Homes and businesses along the river in Paris
Alexander Graham Bell
Alexander Graham Bell received first long distance phone call in Paris in 1876
Camp 31 Bar-B-Que - Paris, Ontario
Camp 31 Bar-B-Que – Paris, Ontario

During my stint working in Ontario in 2008, I lived in a flat in Paris, Ontario for a good part of that time.  Paris is a beautiful town that is cut in half by the scenic Grand River, which I lived a stone’s throw away from. Some actually refer to it as the prettiest town in Canada. Many of the buildings are built with Cobblestones, which adds to the beauty.  There are some great places to eat there as well, especially the Camp 31 BBQ place.  Honestly, it is the best BBQ place I have ever eaten at. See my detailed 2008 post about Paris, ON HERE.

Paris, Texas

Paris, Texas
Paris, Texas
The Paris, TX Eiffel Tower replica.
The Paris, TX Eiffel Tower replica.
The famed "Jesus in Cowboy Boots" monument at Evergreen Cemetery in Paris, TX
The famed “Jesus in Cowboy Boots” monument at Evergreen Cemetery in Paris, TX
I bid farewell to Paris...that's me in the reflection...
I bid farewell to Paris…that’s me in the reflection…

I have been to Paris, Texas three times.  There is always something unique there, but perhaps the most unique thing is the Eiffel Tower replica with a cowboy hat on top. It stands 65 feet tall and was built in 1993.  For many years now, this Paris ans battled Paris in Tennessee for the tallest Eiffel Tower in the U.S.  See my post about this battle HERE.  It is also home to the fairly famous “Jesus in Cowboy Boots” monument at the Evergreen Cemetery.  (Check out the great book by my author friend Tui Snider called Unexpected Texas for more cool things in the Dallas/Fort Worth area.)   called You can read more about the town of Paris, Texas in my post HERE.

Paris, Tennessee

Welcome to Paris, Tennessee
Welcome to Paris, Tennessee
Welcome to Paris Catfish
Welcome to Paris Catfish
The Paris, TN watertower, which has an Eiffel Tower painted on it.
The Paris, TN watertower, which has an Eiffel Tower painted on it.
Paris, TN Eiffel Tower
Paris, TN Eiffel Tower

On the same trip as noted above for Paris, Texas, I made my way into Paris, Tennessee, the acclaimed Catfish Capital of the World and the home to the other “Tallest Eiffel Tower” in the U.S.  Technically, it claims now to be the taller of the two towers.  Read more HERE.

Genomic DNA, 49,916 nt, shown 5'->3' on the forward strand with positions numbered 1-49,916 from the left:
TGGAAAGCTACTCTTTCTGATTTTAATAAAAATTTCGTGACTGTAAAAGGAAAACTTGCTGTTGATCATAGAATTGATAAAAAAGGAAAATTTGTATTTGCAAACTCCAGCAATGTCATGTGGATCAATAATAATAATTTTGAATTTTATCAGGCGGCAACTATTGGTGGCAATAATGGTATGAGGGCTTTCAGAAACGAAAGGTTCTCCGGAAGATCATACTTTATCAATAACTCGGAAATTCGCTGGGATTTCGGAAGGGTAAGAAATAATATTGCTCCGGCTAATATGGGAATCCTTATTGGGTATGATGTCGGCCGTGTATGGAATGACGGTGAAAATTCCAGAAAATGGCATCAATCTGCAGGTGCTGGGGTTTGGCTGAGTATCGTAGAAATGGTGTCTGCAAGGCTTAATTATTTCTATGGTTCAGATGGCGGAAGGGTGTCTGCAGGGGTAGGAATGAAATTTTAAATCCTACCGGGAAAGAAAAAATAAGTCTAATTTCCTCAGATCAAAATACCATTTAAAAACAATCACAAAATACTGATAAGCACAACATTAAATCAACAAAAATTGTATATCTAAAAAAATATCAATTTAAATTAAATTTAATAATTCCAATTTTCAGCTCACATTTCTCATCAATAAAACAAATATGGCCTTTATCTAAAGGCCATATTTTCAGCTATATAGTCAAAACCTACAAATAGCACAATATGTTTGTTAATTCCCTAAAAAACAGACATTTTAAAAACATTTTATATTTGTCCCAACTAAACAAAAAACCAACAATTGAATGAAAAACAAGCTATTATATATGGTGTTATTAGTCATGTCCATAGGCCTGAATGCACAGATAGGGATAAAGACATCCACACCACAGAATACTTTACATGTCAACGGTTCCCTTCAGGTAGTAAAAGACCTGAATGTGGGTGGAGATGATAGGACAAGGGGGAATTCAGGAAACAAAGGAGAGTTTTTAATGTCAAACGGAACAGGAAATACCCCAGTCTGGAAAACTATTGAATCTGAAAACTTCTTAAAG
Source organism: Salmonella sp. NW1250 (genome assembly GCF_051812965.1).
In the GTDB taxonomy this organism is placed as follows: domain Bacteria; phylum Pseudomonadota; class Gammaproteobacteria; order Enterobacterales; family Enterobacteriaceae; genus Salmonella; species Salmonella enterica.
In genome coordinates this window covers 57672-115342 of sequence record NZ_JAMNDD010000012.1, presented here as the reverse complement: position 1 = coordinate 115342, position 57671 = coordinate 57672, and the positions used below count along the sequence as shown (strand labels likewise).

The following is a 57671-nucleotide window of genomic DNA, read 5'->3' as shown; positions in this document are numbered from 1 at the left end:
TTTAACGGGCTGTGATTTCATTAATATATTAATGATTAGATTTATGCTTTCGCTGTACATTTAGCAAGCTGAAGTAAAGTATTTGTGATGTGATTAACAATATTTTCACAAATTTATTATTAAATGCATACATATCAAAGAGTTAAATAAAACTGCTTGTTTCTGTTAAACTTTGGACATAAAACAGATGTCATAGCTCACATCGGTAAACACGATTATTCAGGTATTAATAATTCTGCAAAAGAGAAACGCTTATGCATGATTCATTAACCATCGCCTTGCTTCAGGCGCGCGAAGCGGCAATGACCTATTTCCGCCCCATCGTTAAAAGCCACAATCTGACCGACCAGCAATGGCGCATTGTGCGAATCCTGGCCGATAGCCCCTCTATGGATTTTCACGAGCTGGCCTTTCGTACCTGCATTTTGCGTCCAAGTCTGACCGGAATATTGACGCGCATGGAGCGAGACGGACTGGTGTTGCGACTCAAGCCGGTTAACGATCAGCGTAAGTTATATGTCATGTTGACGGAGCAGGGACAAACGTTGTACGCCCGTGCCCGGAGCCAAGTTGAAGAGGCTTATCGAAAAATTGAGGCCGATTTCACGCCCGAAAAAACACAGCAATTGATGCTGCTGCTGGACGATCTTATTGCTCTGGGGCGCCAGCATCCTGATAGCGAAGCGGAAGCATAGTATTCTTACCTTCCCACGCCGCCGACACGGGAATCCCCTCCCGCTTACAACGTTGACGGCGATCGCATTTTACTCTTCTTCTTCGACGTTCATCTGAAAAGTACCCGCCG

Port Orchard, Washington

Welcome to Port Orchard
Welcome to Port Orchard
Easy Street in Port Orchard, WA
Easy Street in Port Orchard, WA
Bethel Saloon in Port Orchard, WA
Bethel Saloon in Port Orchard, WA
One of a few large murals to be found in Port Orchard, WA
One of a few large murals to be found in Port Orchard, WA
The Mattress Ranch "pasture" in Port Orchard
The Mattress Ranch “pasture” in Port Orchard
A Blue Heron relaxes in the waters of Port Orchard
A Blue Heron relaxes in the waters of Port Orchard

In 2015 we visited our daughter in Port Orchard, Washington for about ten days.  We toured all over the state, but Port Orchard has its own offerings and is indeed a lovely little town on the other side of the Puget Sound, across from Seattle.  There are seaside scenes, beautiful painted murals, and even a funky mattress place with a farmyard full of painted cows. You can see more photos and read more about this town in my blog post HERE.

Powder River, Wyoming

Powder River, Wyoming
Powder River, Wyoming
An old neon relic of the past, the Tumble Inn Lounge/Cafe, with a vintage neon look in Powder River, WY
An old neon relic of the past, the Tumble Inn Lounge/Cafe, with a vintage neon look in Powder River, WY
Highway US 20 east of Powder River, WY and heading towards Casper
Highway US 20 east of Powder River, WY and heading towards Casper
Hell's Half Acre Sign in Wyoming off of US Route 20/26
Hell’s Half Acre Sign in Wyoming off of US Route 20/26
Rainbow colored landscape of Hell's Half Acre
Rainbow colored landscape of Hell’s Half Acre
A view of the Hell's Half Acre scarp, Wyoming
A view of the Hell’s Half Acre scarp, Wyoming

On one of my many cross country trips, I made my way across Wyoming and on this particular trip in 2014, I decided that I wanted to see the geologic wonder known as Hell’s Half Acre.   It was there that I met and befriended another travel photographer from Wisconsin named Derek Ace.  See more about my trip to Powder River and other areas in Wyoming HERE.

Paducah, Kentucky

Lewis and Clark Statues with Sacajawea and some Indians in Paducah
Lewis and Clark Statues with Sacajawea and some Indians in Paducah
Part of Flood Wall Murals in Paducah
Part of Flood Wall Murals in Paducah
Paducah, Kentucky
Paducah, Kentucky
Scene from a River Wall mural in Paducah, KY
Scene from a River Wall mural in Paducah, KY

Paducah, Kentucky sits along the Ohio River and is a scenic river town.  Paducah was originally settled around 1815 and was known as Pekin.  There were Native Americans, most likely Chickasaw, living there and they traded peacefully with white settlers and traders that came down the river.  Their chief was named Paduke.  This arrangement stayed peaceful, but in 1827, William Clark, the famed leader of the the Lewis and Clark expedition, and then superintendent for Native American affairs along the Mississippi and Missouri Rivers, brought a legal deed for the land the town sat on.  He asked both Chief Paduke and the settlers to leave, which they did.  Paduke and his clan moved to Mississippi.  Clark named the town Paducah in his honor. In 1830 it was incorporated and then chartered as a city in 1856.  It was a dry dock for barges and also became a major rail hub.  Today it is home to the National Quilt Museum. See more about my trip in 2010 HERE.

Port Gibson, Mississippi

Welcome to Port Gibson, MS
Welcome to Port Gibson, MS